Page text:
5. Guid­ed Weapons
    Star Trek has its tor­pe­does, Star­gate has space­ships that can actu­al­ly aim their laser can­nons, and so on. But by and large, sci­ence fic­tion seems to take place in a uni­verse where guid­ed weapon­ry just does­n’t exist (or it isn’t very com­mon). The U.S. mil­i­tary, right now, is work­ing on guns that shoot guid­ed bul­lets; sure­ly, in the future, even a laser pis­tol or what­ev­er can be set to hit its tar­get? And when space­ships are fight­ing space­ships, we can at least get a few direct hits? Star Wars is arguably the worst offend­er: they have all the won­ders of arti­fi­cial grav­i­ty and inter­stel­lar trav­el but they can’t aim in a dog­fight. The Ter­mi­na­tor series, too, has hyper-intel­li­gent robots who can­not hit flee­ing humans with a laser (which requires no aim­ing since it trav­els at light­speed). Such a sto­ry deci­sion, made in an effort to draw some par­al­lel to Viet­nam or World War II or what­ev­er and thus (again, cheap­ly) dri­ve up the dra­ma, ends up destroy­ing the feel of the sto­ry. Robots, even humanoid cylons, should nev­er miss when they’re shoot­ing at you!
  6. Imagery
    Some­thing that leaps out in the ear­ly episodes of The Expanse is the use of imagery. It avoids the cheap trope of zoom and enhance, which is an obnox­ious cheat that kills the sto­ry by intro­duc­ing a bizarrely advanced capa­bil­i­ty into a sto­ry. In The Expanse, you see heat sig­na­tures (why don’t more aliens and advanced robots use infrared?) of ships that are dis­tant and inca­pable to pho­to­graph with visu­al light, and peo­ple fret that they are stealth ships and there­fore inher­ent­ly desta­bi­liz­ing instru­ments of war. This is fair­ly accu­rate, as far as it goes. Yet the role that imagery could play (along with oth­er forms of intel­li­gence gath­er­ing, from MASINT to ELINT) is very rarely explored. The best exam­ple was the end of Sea­son 2 of Bat­tlestar Galac­ti­ca, when it took the Cylons two years to see the light from a nuclear cat­a­stro­phe, because they were two lightyears away. But that is a rare excep­tion.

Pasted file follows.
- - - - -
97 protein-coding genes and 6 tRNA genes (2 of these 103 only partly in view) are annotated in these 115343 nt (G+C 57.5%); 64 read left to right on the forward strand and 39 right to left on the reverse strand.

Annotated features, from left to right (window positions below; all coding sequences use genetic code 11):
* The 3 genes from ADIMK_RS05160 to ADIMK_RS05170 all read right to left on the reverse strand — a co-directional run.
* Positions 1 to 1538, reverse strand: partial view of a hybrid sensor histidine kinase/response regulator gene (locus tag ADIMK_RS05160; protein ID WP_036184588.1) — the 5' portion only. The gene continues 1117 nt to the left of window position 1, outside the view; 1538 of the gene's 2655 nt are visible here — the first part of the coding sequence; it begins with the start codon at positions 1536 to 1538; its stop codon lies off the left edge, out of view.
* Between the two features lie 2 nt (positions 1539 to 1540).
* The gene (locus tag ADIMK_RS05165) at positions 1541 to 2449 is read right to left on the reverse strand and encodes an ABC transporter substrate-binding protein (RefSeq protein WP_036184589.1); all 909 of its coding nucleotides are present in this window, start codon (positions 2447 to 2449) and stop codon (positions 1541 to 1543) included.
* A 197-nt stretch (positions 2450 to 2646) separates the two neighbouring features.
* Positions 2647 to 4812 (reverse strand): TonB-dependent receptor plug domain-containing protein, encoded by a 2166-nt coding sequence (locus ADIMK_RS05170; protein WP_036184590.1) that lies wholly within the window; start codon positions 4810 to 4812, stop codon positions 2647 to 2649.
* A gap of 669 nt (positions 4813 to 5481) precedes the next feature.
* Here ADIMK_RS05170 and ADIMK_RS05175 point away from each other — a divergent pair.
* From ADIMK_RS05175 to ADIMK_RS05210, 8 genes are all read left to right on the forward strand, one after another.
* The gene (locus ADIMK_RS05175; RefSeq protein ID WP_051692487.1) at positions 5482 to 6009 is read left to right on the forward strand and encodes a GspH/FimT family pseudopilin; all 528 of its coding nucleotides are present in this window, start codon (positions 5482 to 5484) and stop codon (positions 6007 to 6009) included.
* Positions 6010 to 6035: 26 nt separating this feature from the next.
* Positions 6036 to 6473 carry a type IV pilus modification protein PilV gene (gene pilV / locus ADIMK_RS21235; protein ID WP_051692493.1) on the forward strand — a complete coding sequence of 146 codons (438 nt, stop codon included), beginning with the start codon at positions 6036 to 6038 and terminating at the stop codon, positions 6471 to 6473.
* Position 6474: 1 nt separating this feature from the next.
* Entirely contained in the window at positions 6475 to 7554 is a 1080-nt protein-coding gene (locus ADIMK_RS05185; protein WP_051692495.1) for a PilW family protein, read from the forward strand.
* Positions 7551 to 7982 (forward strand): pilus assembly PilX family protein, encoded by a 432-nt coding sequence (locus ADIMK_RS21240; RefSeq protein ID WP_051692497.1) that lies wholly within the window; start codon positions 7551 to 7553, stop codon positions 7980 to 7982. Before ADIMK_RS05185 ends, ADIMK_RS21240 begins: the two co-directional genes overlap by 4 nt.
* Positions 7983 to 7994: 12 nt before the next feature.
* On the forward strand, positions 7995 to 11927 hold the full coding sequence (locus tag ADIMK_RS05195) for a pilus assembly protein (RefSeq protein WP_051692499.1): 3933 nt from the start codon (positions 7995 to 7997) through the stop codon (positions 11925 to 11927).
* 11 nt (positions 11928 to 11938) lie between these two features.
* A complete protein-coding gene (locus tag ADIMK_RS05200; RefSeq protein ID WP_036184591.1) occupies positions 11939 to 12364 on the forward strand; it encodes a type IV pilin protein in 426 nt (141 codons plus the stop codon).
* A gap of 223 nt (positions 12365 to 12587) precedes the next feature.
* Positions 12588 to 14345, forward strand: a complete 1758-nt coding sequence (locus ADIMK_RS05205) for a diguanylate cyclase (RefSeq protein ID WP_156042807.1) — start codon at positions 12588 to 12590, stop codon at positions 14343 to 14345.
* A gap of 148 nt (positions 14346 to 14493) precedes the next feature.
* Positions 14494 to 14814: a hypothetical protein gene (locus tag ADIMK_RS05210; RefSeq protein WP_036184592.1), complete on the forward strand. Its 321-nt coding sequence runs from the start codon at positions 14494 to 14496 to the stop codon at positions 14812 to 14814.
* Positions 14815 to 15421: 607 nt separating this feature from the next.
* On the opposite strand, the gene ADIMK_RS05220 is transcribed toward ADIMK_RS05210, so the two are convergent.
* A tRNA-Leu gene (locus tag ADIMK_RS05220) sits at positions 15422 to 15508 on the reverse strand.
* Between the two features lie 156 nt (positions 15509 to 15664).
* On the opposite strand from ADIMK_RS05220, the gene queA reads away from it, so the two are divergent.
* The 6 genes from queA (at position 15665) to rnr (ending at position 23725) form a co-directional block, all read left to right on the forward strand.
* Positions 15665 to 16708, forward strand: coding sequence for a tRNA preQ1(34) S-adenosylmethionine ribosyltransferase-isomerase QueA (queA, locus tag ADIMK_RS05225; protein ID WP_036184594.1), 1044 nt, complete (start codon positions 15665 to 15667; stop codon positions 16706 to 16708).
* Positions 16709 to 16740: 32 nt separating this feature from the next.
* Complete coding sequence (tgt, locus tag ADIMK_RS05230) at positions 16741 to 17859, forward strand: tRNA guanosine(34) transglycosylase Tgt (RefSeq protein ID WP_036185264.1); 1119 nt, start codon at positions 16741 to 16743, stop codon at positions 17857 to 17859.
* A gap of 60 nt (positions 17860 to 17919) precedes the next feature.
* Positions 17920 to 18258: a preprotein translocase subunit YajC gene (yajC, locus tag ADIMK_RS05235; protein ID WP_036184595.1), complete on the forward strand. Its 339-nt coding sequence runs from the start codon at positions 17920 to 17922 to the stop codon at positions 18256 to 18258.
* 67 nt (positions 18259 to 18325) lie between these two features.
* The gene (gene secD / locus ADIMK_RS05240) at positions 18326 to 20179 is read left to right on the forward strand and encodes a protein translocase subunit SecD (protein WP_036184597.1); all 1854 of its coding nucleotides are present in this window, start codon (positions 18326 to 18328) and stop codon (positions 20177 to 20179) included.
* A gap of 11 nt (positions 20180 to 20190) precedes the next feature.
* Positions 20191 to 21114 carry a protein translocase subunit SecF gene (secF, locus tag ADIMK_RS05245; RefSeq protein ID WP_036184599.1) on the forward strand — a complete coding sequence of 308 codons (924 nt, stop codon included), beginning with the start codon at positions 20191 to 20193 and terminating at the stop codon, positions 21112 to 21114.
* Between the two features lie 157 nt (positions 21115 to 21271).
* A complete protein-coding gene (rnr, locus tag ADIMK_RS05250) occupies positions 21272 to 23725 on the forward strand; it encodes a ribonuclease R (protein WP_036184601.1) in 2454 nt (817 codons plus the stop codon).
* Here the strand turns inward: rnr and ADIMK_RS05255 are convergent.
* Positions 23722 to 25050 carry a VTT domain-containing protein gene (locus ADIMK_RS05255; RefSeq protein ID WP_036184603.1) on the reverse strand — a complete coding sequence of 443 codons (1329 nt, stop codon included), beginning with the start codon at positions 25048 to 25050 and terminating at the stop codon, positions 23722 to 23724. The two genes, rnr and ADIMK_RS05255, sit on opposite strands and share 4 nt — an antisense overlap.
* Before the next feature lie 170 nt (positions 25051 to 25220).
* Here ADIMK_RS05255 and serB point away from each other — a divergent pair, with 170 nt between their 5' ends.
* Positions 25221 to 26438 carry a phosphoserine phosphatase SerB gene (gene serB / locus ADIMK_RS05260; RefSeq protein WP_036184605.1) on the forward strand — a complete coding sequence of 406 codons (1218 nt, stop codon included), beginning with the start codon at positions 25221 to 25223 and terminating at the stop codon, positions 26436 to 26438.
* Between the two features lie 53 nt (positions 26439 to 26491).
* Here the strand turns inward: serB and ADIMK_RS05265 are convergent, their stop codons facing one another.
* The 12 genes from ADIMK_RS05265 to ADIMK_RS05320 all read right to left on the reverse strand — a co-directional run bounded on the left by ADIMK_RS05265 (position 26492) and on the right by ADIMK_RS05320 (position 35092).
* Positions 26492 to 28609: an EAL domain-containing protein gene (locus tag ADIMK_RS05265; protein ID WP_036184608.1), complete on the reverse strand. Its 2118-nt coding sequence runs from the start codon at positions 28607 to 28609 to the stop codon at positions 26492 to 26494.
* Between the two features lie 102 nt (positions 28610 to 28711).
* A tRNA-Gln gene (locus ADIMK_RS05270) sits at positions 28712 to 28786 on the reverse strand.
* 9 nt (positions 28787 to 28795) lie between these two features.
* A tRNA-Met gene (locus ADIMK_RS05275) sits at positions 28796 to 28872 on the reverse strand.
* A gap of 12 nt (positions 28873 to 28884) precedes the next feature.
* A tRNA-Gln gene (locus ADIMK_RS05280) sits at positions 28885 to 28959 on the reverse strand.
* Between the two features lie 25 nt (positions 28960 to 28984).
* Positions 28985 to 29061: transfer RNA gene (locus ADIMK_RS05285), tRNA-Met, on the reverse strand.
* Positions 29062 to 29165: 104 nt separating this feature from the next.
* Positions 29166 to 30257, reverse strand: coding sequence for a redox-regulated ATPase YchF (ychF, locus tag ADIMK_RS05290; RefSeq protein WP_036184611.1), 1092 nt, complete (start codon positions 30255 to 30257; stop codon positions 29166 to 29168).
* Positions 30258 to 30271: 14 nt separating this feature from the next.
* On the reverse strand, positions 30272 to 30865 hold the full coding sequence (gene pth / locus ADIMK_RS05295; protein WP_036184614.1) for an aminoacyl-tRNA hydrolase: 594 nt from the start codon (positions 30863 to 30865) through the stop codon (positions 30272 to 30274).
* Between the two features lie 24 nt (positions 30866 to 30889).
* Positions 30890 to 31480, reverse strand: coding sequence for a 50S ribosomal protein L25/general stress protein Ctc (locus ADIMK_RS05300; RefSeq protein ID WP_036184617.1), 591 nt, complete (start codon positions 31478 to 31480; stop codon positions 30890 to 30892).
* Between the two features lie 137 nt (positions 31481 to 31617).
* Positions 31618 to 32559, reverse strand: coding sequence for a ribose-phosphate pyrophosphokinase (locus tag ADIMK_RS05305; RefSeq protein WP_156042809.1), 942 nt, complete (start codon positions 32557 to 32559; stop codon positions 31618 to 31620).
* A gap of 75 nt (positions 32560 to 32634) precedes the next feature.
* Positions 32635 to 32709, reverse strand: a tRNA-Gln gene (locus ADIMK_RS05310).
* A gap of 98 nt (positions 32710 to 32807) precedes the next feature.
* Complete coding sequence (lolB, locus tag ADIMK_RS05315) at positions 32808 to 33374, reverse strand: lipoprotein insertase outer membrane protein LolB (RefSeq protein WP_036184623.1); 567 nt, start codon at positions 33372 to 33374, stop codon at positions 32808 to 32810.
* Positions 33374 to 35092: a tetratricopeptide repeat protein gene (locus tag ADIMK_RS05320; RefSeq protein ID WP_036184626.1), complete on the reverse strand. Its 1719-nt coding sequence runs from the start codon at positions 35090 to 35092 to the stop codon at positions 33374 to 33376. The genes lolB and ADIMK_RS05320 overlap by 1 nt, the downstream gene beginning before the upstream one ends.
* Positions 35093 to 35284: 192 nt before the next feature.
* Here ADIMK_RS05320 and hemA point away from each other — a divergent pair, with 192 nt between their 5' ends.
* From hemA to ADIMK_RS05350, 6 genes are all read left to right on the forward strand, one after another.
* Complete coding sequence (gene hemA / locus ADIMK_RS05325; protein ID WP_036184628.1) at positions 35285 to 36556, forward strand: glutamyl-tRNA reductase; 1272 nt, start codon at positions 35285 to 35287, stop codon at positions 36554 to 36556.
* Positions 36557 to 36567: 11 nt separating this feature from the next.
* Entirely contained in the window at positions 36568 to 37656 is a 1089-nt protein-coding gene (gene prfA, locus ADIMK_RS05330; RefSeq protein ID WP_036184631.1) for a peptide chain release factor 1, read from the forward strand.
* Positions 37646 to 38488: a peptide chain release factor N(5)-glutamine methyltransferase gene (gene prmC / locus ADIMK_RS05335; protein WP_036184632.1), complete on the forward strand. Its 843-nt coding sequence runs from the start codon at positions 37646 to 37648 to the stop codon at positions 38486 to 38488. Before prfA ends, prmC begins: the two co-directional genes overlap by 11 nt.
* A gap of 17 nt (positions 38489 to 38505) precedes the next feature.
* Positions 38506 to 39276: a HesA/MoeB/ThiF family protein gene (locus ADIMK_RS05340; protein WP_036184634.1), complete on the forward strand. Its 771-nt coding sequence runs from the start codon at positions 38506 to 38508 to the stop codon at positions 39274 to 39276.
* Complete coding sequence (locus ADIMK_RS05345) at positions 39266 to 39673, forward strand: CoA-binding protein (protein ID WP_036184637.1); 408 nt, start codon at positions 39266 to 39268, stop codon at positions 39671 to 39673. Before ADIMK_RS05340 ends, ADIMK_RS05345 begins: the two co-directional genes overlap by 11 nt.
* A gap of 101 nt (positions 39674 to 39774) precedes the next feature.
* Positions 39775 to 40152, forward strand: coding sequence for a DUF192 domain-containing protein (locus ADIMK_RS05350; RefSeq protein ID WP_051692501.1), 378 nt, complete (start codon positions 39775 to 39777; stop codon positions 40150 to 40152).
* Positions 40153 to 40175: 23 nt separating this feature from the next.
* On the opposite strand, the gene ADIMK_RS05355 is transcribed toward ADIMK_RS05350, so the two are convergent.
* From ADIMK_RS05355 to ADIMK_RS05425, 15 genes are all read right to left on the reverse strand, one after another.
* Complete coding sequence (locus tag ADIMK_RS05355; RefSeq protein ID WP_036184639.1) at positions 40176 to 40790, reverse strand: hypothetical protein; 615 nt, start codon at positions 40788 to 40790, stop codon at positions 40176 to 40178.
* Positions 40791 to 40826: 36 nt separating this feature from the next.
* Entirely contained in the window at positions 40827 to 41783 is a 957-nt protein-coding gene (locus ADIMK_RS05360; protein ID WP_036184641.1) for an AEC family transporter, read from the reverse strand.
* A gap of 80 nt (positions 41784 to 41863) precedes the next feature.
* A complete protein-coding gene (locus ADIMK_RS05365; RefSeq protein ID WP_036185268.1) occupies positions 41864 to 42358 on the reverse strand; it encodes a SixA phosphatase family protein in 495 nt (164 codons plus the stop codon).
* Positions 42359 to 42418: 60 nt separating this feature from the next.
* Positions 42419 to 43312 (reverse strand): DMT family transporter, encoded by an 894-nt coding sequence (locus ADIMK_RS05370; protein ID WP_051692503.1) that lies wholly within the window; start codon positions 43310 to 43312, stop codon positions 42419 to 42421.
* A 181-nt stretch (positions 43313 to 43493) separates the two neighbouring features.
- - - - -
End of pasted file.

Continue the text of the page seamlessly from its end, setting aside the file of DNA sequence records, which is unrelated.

7. Cam­ou­flage
    In a series like Star Trek, we nev­er get a con­vinc­ing expla­na­tion for why the Fed­er­a­tion can­not use cloak­ing devices on their ships (it would make pro­duc­tion eas­i­er — few­er expen­sive exte­ri­or shots, but less space­ship dra­ma), and they nev­er grap­ple with how desta­bi­liz­ing it would be to have unde­tectable cloaked Romu­lan war­birds fly­ing around every­where (and even the Klin­gon use of their own cloak­ing devices was only used rarely, for dra­mat­ic or plot pur­pos­es). The Starfleet uni­forms are sil­ly: they can cre­ate force fields, holo­grams, and basi­cal­ly have infin­i­ty pow­er, but they can’t shield their foot sol­diers? Even the Star­gates were a bit twee on this front: an actu­al mil­i­tary com­mand could­n’t even muster up some basic cam­ou­flage when send­ing spe­cial oper­a­tors into high-risk, unknown envi­ron­ments. Again: this sort of thing tends to break the illu­sion.
  8. The Inter­net
    There is a strong plot ele­ment in The Expanse of fol­low­ing a per­son­’s social media and video trail through var­i­ous net­works. It is one of the only times there is some­thing like an Inter­net that is even sort of fea­si­bly incor­po­rat­ed into a future sto­ry. Because space is an ocean, most shows treat the Inter­net like it does­n’t exist, or like it can­not be accessed. In many books there is a good expla­na­tion for this — in Alas­tair Reynolds’ Rev­e­la­tion Space series, for exam­ple, light­speed makes it imprac­ti­cal to trans­mit mes­sages when you can just have a lighthug­ger couri­er a note to the next star sys­tem — but on TV, for some rea­son, peo­ple can com­mu­ni­cate instant­ly over vast dis­tances but can’t look up infor­ma­tion on a com­put­er. A lot of that can be boiled down to era (in the mid-80s, the idea of an Inter­net at all was crazy) but still: it seems like a glar­ing absence, some­thing that becomes retro­fu­tur­ist.
  9. Pol­i­tics